The Imperial Consensus

BERLIN (Own report) – With the Alternative for Germany (AfD), an extreme right wing party will enter the German Bundestag for the first time since the 1950s. With 13 percent of the vote, the AfD has successfully mobilized an extreme right-wing potential that, according to a sociological study, has always existed within the German population. All parties in the Bundestag openly repudiate the AfD. However, this only obscures the fact that the AfD’s program, particularly on the important issues of foreign and military policy, show remarkable parallels to the political objectives of almost all other parties in the Bundestag. Like the CDU/CSU, FDP, SPD and the Greens, the AfD sees Germany as a global “policy-making power,” whose armed forces should be massively upgraded and made more operational. Whereas, the mainstream parties in the Bundestag are relying on the EU as the instrument for German global policy, the AfD favors a national course for Germany exercising global power. This course would probably take effect should the EU disintegrate due to the growing internal dissentions or if more and more countries opt to exit.

Third Strongest Force

Equal Footing Policymaking

In spite of the repudiation of the AfD by all of the parties in the Bundestag, the party’s program shows remarkable parallels to the political objectives of nearly all other parliamentary parties on important issues – particularly in foreign and military policies. This includes the aspiration, not only in international policy of assuming the role of a “policymaking power” (AfD) – a global policy role – but also to rise to an equal footing with the United States. “The USA is Germany’s most important ally,” affirms the AfD’s election program. “The guiding principle of an interest-oriented German foreign and security policy is the equality of both partners.”[3] The SPD sees it similarly: Foreign Minister Sigmar Gabriel (SPD) recently diagnosed a “mutation in the global balance of power” – and predicted the “loss of the United States, as the most important nation.”[4] The days, “when we could completely rely on others,” are “slowly disappearing,” declared Chancellor Angela Merkel, (CDU) in late May, referring to the USA. “We Europeans must take our destiny into our own hands.”[5] “We are faced with a global competition for values and standards,” wrote the Greens’ top candidate Cem Özdemir in an online article for the specialized journal, “Internationale Politik” in early September, “in times, when these values are under attack by the United States and its president, himself, it is up to us, Europeans.”[6]

“A Strong Bundeswehr”

Ranging from the ecology-liberal spectrum of the German establishment, through the social democrat and conservative milieus all the way to the nationalist circles of the AfD, there is an overarching consensus in the demand for significant arms buildup of the Bundeswehr. “The German armed forces” are “to be reformed,” so that their “intervention readiness includes being operational for missions of the highest intensity,” according to the AfD election program.[7] “For years,” the Bundeswehr has been suffering “under the rigorous austerity dictate of conservative politicians,” writes the Chair of the SPD Bundestag’s Parliamentary Group, Thomas Oppermann. “Therefore, a sustained increase in the defense budget is necessary.”[8] “Without a doubt, we, in Germany, need a powerful and operational Bundeswehr,” declared the top candidate for the Greens, Özdemir, cautiously but openly to his party’s clientele, some of whom had been engaged in the peace movement. “Our arms expenditures should be oriented on our needs.”[9] The FDP also calls for “a modern Bundeswehr with mission-oriented structures, capable of both alliance and national defense, as well as international missions.”[10] The Chancellor, herself, formulated the demand for a massive arms buildup for the conservative parties.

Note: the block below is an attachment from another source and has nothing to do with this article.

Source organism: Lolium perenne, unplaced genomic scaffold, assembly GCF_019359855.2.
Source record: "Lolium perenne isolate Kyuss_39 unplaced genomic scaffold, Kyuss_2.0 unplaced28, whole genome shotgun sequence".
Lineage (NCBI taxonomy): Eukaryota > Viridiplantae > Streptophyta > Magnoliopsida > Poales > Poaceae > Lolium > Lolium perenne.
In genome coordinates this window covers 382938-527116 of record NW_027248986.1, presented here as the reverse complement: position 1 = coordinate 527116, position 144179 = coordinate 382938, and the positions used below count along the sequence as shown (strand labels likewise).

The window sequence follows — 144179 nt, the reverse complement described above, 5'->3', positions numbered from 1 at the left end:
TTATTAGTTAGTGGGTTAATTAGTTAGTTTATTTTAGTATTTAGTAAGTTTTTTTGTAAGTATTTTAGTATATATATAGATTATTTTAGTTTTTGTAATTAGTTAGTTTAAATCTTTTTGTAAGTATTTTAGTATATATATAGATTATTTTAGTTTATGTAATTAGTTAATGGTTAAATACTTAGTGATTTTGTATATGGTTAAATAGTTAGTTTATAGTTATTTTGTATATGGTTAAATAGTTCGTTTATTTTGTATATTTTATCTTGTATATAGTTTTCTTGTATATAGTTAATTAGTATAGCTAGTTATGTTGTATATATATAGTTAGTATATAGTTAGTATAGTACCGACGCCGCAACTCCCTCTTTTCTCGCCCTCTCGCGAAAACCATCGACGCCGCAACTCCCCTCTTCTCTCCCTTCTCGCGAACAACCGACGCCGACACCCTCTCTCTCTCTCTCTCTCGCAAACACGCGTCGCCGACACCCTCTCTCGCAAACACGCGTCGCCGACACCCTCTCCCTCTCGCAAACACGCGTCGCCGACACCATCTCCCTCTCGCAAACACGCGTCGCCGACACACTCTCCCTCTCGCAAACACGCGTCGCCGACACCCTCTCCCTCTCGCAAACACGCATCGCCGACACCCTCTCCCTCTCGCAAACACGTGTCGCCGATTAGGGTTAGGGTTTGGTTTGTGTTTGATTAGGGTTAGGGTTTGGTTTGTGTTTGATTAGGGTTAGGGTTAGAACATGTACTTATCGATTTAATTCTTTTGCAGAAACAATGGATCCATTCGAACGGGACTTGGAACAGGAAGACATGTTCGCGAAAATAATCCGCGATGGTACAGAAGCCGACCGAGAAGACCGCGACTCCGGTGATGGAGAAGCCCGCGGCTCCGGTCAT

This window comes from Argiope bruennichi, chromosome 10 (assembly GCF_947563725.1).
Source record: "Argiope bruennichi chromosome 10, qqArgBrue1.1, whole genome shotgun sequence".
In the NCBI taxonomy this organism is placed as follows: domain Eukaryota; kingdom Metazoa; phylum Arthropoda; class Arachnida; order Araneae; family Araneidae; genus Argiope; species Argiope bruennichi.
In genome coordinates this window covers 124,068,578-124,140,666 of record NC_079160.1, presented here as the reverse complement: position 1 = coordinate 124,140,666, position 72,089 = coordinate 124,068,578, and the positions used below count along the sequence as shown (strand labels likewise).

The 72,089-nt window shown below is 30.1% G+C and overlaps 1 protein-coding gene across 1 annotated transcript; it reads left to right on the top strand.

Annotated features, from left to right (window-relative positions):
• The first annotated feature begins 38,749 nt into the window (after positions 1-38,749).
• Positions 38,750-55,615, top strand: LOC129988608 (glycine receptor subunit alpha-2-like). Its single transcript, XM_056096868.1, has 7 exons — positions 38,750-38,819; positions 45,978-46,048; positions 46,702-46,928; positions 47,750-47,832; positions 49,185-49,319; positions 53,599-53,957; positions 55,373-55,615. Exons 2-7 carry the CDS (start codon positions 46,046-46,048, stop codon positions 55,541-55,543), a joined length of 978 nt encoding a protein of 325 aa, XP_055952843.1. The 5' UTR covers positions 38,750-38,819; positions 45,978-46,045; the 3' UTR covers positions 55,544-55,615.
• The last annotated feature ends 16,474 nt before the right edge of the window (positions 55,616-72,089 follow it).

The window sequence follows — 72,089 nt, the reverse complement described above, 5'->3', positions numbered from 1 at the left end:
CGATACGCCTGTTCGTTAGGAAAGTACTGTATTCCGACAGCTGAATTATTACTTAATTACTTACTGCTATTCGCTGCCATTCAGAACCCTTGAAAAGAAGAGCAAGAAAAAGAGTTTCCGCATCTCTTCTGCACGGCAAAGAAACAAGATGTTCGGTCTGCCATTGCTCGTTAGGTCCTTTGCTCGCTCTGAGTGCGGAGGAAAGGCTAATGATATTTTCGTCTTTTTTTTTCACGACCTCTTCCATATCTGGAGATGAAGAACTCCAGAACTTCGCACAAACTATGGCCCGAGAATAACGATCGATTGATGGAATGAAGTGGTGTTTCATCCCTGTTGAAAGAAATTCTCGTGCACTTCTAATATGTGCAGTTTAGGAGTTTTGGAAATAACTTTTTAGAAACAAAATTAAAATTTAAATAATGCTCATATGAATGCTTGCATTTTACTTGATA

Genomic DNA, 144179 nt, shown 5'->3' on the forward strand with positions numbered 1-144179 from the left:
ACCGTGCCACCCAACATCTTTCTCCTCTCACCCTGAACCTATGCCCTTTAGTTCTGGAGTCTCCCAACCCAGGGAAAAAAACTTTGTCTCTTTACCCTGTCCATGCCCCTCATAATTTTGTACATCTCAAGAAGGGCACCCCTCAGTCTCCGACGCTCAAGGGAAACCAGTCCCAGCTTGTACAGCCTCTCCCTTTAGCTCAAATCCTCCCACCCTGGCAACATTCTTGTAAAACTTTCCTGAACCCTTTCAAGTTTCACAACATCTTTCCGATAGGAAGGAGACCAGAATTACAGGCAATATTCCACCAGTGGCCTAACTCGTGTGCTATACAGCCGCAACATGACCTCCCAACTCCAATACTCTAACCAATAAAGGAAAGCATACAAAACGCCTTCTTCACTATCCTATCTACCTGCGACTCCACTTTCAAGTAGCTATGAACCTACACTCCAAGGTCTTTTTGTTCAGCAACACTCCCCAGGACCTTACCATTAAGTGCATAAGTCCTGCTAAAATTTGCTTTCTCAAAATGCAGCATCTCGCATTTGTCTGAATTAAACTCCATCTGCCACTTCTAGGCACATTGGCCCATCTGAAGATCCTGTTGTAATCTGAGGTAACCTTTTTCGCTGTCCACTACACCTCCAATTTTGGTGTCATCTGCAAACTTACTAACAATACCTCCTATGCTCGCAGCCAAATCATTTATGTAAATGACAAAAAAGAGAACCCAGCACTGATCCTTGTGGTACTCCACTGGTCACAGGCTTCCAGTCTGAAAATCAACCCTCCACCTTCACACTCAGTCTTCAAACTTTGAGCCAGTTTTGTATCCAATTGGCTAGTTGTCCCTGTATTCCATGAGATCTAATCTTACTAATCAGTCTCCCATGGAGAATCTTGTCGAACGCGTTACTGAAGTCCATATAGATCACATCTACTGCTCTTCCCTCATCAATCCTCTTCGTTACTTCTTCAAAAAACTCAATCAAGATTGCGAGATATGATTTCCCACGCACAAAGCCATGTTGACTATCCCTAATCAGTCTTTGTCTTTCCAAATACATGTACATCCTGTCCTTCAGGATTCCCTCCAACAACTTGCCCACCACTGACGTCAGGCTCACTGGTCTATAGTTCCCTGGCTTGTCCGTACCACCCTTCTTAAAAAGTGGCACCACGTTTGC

EU – Means of Influencing

Between the group ranging from the ecology-liberals to the conservative mainstream, on the one hand, and the nationalist spectrum, represented by the AfD, on the other, there is no dissension on questions of the aspiration to imperial “policy-making” in world politics, an “equal footing” with the USA, nor the demand for a comprehensive Bundeswehr arms buildup. Their differences lie mainly in questions of the strategic framework. Berlin’s mainstream continues to rely on the Germany-dominated EU, as its preferred means for implementing its global aspirations. “A strong Germany, in the long run, can only be found in an operational Europe,” predicts Özdemir. “Strengthening Europe’s capability must be Germany’s foreign policy priority.”[11] Strengthening EU foreign and military policy and establishing pan-European military structure networks, which will allow the Bundeswehr to achieve the necessary strike capability,[12] is the objective of the Greens, the SPD, the FDP, and the CDU/CSU parties. In the future, the Bundeswehr should “draw its force from the fact that it is a member of an operational European Defense Union,” insists Özdemir.[13] The FDP election program observes, “the European Union needs a European Army.”[14]

The National Variation

Full article: The Imperial Consensus (German Foreign Policy)

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